DOJ Can’t Beat Trump Without Cooperation of Three Key Aides

Federal prosecutors are turning up the heat on key Trump aides to ensure their testimony against the former president in the Mar-a-Lago raid case.

According to multiple news outlets, The DOJ has security footage of two low-level Trump staffers, Walt Nauta and Will Russell, moving boxes for their boss after he was subpoenaed by the feds in May.

“Presidential and classified” is the extent of elaboration offered by the DOJ as to exactly what documents are inside the mystery boxes.

Up to this point, it seems Nauta and Russell have shown little willingness to give testimony or cooperate with the probe in any way. And the DOJ has intensified its efforts to make Nauta and Russell testify against their boss.

According to the New York Times, the feds “have ratcheted up their pressure in recent weeks on key witnesses in the hopes of gaining their testimony.” As a way to coerce or scare the former aides into talking, it’s possible federal prosecutors could offer immunity or even charge the pair with obstruction of justice.

There’s also a third Trump loyalist the DOJ has their sights on: a man by the name of Kash Patel.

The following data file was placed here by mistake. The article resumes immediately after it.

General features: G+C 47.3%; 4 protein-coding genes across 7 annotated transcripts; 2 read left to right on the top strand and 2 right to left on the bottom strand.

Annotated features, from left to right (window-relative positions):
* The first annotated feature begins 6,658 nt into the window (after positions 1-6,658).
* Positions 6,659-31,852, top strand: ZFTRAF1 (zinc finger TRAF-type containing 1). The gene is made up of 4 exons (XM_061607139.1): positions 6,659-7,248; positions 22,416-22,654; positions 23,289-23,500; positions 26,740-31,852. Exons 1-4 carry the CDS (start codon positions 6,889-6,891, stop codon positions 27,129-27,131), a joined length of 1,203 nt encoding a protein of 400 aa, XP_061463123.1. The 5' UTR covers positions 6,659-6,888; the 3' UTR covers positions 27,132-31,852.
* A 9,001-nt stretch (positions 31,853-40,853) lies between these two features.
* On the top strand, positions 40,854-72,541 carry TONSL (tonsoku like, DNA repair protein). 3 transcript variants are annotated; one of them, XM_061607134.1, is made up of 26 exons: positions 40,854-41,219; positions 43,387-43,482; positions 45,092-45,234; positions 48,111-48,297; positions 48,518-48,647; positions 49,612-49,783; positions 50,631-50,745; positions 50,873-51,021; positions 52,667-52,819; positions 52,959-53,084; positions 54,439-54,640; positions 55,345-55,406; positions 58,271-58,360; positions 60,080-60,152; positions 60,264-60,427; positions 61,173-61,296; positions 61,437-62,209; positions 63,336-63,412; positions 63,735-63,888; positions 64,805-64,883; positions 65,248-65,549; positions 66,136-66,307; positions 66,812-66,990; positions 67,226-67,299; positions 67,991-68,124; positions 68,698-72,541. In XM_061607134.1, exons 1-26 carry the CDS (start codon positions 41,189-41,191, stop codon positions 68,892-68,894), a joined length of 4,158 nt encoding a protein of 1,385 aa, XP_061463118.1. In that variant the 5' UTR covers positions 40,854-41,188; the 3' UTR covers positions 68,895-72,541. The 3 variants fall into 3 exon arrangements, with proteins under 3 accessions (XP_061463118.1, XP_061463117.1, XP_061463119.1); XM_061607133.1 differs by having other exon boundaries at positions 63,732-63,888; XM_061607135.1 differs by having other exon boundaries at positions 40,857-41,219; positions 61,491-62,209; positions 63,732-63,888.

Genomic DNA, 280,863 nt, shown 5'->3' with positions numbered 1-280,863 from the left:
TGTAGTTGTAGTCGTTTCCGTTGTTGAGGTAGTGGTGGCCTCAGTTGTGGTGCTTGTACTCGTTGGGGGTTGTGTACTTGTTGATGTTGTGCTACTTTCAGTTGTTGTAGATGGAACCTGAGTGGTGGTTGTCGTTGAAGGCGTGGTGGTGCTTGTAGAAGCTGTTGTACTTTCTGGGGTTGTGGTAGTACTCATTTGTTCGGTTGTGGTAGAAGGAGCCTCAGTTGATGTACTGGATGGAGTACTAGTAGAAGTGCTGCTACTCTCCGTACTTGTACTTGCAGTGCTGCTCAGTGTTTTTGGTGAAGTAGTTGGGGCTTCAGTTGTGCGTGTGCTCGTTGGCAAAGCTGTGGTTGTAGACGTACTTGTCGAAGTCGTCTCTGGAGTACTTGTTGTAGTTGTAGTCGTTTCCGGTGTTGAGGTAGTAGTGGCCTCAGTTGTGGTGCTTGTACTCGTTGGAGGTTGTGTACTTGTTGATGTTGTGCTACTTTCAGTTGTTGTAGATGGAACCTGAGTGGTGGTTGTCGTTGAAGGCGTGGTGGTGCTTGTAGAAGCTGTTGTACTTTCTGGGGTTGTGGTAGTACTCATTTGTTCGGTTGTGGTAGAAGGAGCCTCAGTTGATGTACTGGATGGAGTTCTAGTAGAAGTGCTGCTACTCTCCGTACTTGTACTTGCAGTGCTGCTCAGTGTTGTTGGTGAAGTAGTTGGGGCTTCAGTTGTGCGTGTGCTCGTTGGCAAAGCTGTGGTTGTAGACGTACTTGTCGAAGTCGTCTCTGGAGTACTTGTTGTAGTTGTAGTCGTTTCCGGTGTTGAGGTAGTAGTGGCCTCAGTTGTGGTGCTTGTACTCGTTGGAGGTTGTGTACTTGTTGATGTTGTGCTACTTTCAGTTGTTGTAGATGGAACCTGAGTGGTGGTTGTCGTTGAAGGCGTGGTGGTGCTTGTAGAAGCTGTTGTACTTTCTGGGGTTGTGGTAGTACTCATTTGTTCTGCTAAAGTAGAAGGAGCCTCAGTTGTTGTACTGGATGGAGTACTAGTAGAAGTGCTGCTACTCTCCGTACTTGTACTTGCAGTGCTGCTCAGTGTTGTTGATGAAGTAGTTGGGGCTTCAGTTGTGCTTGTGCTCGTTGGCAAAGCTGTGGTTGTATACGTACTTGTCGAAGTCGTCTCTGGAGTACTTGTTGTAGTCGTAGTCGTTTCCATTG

Patel, Chief of Staff to the U.S. Secretary of Defense during the Trump Administration, was designated by the former president as a representative to the National Archives and Records Administration.

Patel is likely very familiar with the documents in question, making his testimony under oath crucial to the DOJ’s case.

In regard to the real reasons behind the federal raid on a former president’s private residence, Patel has an interesting theory of his own. Last night, he appeared on Tucker Carlson Tonight to enlighten us all.

“As we’ve said from the beginning. We got out 60% of the documents from the Russiagate investigation. 40% remained. President Trump declassified those specific documents,” he told the star Fox News host.

“And this entire raid on his house I believe was to prevent the disclosure, now that the government gangsters are back in charge, of their corrupt activities from Russiagate on down.”

Patel appeared before a grand jury on October 13 and, although the proceeding lasted several hours, he was able to limit his cooperation by citing his 5th amendment right.

It’s no longer speculation that the DOJ, and the FBI in particular, have become highly politicized. Whether it be raiding the homes of journalists and presidents, or the imprisonment of non-violent January 6 protestors before they have been convicted, the disease of corruption and politicization has spread throughout the ranks of federal law enforcement.

These latest Mar-a-Lago developments, along with Kash Patel’s allegations, give no indication the DOJ has learned its lesson or has any plans of depoliticizing their objectives.